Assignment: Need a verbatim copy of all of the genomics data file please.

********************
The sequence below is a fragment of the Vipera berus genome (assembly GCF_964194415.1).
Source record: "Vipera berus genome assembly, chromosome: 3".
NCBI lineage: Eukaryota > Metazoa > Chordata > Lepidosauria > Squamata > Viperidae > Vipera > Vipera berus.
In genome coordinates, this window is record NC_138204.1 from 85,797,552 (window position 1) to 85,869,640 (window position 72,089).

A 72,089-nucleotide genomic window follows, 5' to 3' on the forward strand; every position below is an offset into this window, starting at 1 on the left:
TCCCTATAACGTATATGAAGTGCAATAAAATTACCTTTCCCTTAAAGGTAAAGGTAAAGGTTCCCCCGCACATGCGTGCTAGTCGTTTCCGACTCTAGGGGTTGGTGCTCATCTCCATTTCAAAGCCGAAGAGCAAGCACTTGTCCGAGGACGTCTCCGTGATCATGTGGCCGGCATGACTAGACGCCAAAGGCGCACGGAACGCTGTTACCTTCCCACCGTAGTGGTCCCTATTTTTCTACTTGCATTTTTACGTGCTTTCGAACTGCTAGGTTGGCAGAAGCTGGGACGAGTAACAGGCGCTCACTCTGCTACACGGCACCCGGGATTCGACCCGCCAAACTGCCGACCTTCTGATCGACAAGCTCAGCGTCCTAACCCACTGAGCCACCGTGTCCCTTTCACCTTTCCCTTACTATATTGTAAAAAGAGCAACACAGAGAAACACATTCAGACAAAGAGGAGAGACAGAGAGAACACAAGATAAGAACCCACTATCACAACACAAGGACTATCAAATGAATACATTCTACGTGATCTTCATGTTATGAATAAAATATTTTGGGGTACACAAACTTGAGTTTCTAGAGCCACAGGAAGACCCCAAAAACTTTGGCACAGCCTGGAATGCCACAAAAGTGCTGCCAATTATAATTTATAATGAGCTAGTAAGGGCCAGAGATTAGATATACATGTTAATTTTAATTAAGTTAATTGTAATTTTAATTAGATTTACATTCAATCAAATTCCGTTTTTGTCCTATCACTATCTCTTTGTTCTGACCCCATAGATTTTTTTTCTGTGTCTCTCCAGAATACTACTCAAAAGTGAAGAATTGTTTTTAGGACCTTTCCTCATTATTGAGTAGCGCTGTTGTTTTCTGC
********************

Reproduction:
The sequence below is a fragment of the Vipera berus genome (assembly GCF_964194415.1).
Source record: "Vipera berus genome assembly, chromosome: 3".
NCBI lineage: Eukaryota > Metazoa > Chordata > Lepidosauria > Squamata > Viperidae > Vipera > Vipera berus.
In genome coordinates, this window is record NC_138204.1 from 85,797,552 (window position 1) to 85,869,640 (window position 72,089).

A 72,089-nucleotide genomic window follows, 5' to 3' on the forward strand; every position below is an offset into this window, starting at 1 on the left:
TCCCTATAACGTATATGAAGTGCAATAAAATTACCTTTCCCTTAAAGGTAAAGGTAAAGGTTCCCCCGCACATGCGTGCTAGTCGTTTCCGACTCTAGGGGTTGGTGCTCATCTCCATTTCAAAGCCGAAGAGCAAGCACTTGTCCGAGGACGTCTCCGTGATCATGTGGCCGGCATGACTAGACGCCAAAGGCGCACGGAACGCTGTTACCTTCCCACCGTAGTGGTCCCTATTTTTCTACTTGCATTTTTACGTGCTTTCGAACTGCTAGGTTGGCAGAAGCTGGGACGAGTAACAGGCGCTCACTCTGCTACACGGCACCCGGGATTCGACCCGCCAAACTGCCGACCTTCTGATCGACAAGCTCAGCGTCCTAACCCACTGAGCCACCGTGTCCCTTTCACCTTTCCCTTACTATATTGTAAAAAGAGCAACACAGAGAAACACATTCAGACAAAGAGGAGAGACAGAGAGAACACAAGATAAGAACCCACTATCACAACACAAGGACTATCAAATGAATACATTCTACGTGATCTTCATGTTATGAATAAAATATTTTGGGGTACACAAACTTGAGTTTCTAGAGCCACAGGAAGACCCCAAAAACTTTGGCACAGCCTGGAATGCCACAAAAGTGCTGCCAATTATAATTTATAATGAGCTAGTAAGGGCCAGAGATTAGATATACATGTTAATTTTAATTAAGTTAATTGTAATTTTAATTAGATTTACATTCAATCAAATTCCGTTTTTGTCCTATCACTATCTCTTTGTTCTGACCCCATAGATTTTTTTTCTGTGTCTCTCCAGAATACTACTCAAAAGTGAAGAATTGTTTTTAGGACCTTTCCTCATTATTGAGTAGCGCTGTTGTTTTCTGC